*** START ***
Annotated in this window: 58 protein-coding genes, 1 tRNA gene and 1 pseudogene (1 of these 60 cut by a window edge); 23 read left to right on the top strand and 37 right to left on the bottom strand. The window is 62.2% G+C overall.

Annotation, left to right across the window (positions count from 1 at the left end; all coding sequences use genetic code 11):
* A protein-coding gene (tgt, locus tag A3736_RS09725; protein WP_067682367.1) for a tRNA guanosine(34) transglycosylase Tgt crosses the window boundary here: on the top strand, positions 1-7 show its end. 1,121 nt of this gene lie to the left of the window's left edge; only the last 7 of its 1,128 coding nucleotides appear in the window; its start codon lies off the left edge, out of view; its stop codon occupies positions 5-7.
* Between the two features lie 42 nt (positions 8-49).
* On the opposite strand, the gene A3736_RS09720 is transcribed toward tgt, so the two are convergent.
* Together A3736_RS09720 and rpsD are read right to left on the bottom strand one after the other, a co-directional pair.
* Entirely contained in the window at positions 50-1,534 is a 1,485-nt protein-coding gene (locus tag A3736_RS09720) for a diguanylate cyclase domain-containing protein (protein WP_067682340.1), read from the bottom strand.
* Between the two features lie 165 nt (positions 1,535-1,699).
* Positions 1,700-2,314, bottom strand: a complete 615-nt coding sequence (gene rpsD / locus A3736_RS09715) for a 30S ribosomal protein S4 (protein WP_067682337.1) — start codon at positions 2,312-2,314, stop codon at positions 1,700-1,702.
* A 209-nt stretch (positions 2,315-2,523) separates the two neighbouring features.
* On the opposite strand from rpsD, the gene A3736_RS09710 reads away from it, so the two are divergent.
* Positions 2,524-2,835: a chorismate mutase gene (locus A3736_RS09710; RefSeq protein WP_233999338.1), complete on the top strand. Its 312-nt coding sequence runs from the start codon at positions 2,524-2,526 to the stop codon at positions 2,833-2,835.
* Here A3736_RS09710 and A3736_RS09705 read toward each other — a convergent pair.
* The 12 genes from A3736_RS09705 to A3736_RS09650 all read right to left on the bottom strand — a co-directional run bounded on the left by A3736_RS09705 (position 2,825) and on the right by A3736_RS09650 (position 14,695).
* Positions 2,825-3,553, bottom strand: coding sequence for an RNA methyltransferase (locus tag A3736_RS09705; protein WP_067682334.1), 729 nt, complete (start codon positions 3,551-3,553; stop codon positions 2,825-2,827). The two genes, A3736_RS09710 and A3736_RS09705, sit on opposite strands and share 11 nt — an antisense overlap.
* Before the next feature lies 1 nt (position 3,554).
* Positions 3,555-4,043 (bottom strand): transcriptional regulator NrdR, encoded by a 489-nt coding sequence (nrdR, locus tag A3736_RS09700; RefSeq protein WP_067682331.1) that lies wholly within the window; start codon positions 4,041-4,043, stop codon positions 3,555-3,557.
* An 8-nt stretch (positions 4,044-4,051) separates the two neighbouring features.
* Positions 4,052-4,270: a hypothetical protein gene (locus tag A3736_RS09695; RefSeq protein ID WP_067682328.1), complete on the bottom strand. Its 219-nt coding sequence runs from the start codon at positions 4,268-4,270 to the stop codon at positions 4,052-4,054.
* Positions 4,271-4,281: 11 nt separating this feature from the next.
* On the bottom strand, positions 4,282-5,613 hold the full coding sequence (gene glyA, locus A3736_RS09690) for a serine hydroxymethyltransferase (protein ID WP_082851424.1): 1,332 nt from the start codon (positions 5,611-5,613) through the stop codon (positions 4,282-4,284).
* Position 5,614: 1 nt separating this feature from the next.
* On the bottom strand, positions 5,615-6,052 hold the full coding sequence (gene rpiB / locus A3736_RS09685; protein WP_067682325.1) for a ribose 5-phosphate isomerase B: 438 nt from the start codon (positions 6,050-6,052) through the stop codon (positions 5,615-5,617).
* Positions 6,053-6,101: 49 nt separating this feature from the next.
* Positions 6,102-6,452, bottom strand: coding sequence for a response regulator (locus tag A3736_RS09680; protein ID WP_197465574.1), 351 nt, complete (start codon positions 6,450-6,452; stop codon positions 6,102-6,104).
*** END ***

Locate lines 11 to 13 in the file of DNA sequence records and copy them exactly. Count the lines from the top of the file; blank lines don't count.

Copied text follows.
* On the opposite strand from rpsD, the gene A3736_RS09710 reads away from it, so the two are divergent.
* Positions 2,524-2,835: a chorismate mutase gene (locus A3736_RS09710; RefSeq protein WP_233999338.1), complete on the top strand. Its 312-nt coding sequence runs from the start codon at positions 2,524-2,526 to the stop codon at positions 2,833-2,835.
* Here A3736_RS09710 and A3736_RS09705 read toward each other — a convergent pair.